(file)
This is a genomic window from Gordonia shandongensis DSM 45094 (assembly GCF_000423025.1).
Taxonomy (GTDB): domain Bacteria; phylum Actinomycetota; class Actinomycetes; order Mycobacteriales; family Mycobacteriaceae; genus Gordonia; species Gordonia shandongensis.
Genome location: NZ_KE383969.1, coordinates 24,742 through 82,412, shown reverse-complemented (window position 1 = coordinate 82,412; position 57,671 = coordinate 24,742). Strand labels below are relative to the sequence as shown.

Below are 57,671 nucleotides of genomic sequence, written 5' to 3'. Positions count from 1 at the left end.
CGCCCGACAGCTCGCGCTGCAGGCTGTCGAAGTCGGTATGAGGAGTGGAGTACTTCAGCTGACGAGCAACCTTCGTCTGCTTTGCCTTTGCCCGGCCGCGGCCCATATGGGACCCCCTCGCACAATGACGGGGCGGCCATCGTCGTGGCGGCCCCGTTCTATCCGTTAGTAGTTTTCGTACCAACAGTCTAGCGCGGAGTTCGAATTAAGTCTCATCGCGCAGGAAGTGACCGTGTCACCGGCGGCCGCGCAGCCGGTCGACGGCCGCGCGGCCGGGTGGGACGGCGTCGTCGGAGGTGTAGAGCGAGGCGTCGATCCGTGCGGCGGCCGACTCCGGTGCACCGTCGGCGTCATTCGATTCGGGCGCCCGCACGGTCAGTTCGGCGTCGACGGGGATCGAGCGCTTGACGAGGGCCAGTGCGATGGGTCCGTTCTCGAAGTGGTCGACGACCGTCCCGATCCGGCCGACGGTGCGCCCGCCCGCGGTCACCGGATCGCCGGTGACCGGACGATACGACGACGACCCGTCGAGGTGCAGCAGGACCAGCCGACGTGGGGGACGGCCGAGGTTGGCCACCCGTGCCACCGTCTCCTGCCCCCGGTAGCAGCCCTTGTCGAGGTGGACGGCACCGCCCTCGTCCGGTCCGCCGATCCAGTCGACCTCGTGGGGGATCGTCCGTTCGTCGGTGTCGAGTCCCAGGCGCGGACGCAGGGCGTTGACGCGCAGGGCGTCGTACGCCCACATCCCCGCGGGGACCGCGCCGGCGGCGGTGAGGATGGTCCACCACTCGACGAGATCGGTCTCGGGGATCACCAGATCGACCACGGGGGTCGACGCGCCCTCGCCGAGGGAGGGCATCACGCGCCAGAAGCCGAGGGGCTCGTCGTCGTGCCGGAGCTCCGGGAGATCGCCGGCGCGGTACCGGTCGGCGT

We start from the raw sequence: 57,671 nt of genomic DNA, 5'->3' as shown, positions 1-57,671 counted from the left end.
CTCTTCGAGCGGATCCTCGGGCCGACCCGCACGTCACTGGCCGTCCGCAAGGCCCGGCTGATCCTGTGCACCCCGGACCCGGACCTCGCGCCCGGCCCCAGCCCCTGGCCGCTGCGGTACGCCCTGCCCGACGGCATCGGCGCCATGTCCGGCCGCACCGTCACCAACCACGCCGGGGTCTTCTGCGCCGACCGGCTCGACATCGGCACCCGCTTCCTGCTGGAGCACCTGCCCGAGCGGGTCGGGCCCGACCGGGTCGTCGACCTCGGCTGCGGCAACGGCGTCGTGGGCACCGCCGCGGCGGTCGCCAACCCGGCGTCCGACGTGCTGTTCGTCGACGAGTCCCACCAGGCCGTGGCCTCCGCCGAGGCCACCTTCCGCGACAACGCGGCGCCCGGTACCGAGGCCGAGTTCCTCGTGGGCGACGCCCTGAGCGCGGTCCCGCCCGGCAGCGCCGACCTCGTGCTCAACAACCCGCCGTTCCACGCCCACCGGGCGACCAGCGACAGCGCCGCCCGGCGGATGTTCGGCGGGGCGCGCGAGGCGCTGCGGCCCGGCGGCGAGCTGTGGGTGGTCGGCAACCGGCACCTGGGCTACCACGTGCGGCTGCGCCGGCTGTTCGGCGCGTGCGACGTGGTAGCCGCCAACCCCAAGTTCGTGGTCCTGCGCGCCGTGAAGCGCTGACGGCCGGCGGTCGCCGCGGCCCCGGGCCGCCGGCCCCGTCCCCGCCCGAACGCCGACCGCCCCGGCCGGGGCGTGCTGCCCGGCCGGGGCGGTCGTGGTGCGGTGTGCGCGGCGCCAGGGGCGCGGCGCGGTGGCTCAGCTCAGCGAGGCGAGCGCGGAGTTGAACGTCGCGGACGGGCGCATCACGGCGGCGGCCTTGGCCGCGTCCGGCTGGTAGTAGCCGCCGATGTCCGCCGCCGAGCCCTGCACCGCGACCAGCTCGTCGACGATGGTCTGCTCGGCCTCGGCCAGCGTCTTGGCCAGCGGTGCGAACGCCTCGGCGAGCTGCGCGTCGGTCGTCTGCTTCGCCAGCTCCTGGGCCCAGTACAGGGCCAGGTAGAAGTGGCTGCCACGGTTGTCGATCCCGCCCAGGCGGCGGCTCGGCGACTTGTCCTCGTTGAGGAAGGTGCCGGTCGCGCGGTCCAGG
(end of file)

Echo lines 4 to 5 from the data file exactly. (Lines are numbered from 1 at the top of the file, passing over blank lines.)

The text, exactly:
Below are 57,671 nucleotides of genomic sequence, written 5' to 3'. Positions count from 1 at the left end.
CGCCCGACAGCTCGCGCTGCAGGCTGTCGAAGTCGGTATGAGGAGTGGAGTACTTCAGCTGACGAGCAACCTTCGTCTGCTTTGCCTTTGCCCGGCCGCGGCCCATATGGGACCCCCTCGCACAATGACGGGGCGGCCATCGTCGTGGCGGCCCCGTTCTATCCGTTAGTAGTTTTCGTACCAACAGTCTAGCGCGGAGTTCGAATTAAGTCTCATCGCGCAGGAAGTGACCGTGTCACCGGCGGCCGCGCAGCCGGTCGACGGCCGCGCGGCCGGGTGGGACGGCGTCGTCGGAGGTGTAGAGCGAGGCGTCGATCCGTGCGGCGGCCGACTCCGGTGCACCGTCGGCGTCATTCGATTCGGGCGCCCGCACGGTCAGTTCGGCGTCGACGGGGATCGAGCGCTTGACGAGGGCCAGTGCGATGGGTCCGTTCTCGAAGTGGTCGACGACCGTCCCGATCCGGCCGACGGTGCGCCCGCCCGCGGTCACCGGATCGCCGGTGACCGGACGATACGACGACGACCCGTCGAGGTGCAGCAGGACCAGCCGACGTGGGGGACGGCCGAGGTTGGCCACCCGTGCCACCGTCTCCTGCCCCCGGTAGCAGCCCTTGTCGAGGTGGACGGCACCGCCCTCGTCCGGTCCGCCGATCCAGTCGACCTCGTGGGGGATCGTCCGTTCGTCGGTGTCGAGTCCCAGGCGCGGACGCAGGGCGTTGACGCGCAGGGCGTCGTACGCCCACATCCCCGCGGGGACCGCGCCGGCGGCGGTGAGGATGGTCCACCACTCGACGAGATCGGTCTCGGGGATCACCAGATCGACCACGGGGGTCGACGCGCCCTCGCCGAGGGAGGGCATCACGCGCCAGAAGCCGAGGGGCTCGTCGTCGTGCCGGAGCTCCGGGAGATCGCCGGCGCGGTACCGGTCGGCGT